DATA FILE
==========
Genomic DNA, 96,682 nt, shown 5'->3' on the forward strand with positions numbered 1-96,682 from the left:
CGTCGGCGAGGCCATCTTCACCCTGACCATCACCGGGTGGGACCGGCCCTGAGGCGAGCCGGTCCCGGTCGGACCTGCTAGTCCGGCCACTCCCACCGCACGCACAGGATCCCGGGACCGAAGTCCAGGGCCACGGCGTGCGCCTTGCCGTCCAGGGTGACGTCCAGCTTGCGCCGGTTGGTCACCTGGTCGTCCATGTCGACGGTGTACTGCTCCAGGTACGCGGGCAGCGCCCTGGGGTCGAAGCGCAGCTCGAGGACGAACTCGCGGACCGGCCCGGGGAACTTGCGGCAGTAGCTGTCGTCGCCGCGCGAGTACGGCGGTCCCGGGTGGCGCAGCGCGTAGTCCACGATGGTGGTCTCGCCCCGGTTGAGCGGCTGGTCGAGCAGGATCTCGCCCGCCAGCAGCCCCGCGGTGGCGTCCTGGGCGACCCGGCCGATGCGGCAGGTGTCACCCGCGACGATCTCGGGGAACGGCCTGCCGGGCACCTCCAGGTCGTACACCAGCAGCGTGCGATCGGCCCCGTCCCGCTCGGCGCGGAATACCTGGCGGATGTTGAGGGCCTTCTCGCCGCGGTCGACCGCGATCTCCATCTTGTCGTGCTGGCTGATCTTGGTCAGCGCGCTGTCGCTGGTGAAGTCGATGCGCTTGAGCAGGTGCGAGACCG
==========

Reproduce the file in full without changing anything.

Genomic DNA, 96,682 nt, shown 5'->3' on the forward strand with positions numbered 1-96,682 from the left:
CGTCGGCGAGGCCATCTTCACCCTGACCATCACCGGGTGGGACCGGCCCTGAGGCGAGCCGGTCCCGGTCGGACCTGCTAGTCCGGCCACTCCCACCGCACGCACAGGATCCCGGGACCGAAGTCCAGGGCCACGGCGTGCGCCTTGCCGTCCAGGGTGACGTCCAGCTTGCGCCGGTTGGTCACCTGGTCGTCCATGTCGACGGTGTACTGCTCCAGGTACGCGGGCAGCGCCCTGGGGTCGAAGCGCAGCTCGAGGACGAACTCGCGGACCGGCCCGGGGAACTTGCGGCAGTAGCTGTCGTCGCCGCGCGAGTACGGCGGTCCCGGGTGGCGCAGCGCGTAGTCCACGATGGTGGTCTCGCCCCGGTTGAGCGGCTGGTCGAGCAGGATCTCGCCCGCCAGCAGCCCCGCGGTGGCGTCCTGGGCGACCCGGCCGATGCGGCAGGTGTCACCCGCGACGATCTCGGGGAACGGCCTGCCGGGCACCTCCAGGTCGTACACCAGCAGCGTGCGATCGGCCCCGTCCCGCTCGGCGCGGAATACCTGGCGGATGTTGAGGGCCTTCTCGCCGCGGTCGACCGCGATCTCCATCTTGTCGTGCTGGCTGATCTTGGTCAGCGCGCTGTCGCTGGTGAAGTCGATGCGCTTGAGCAGGTGCGAGACCG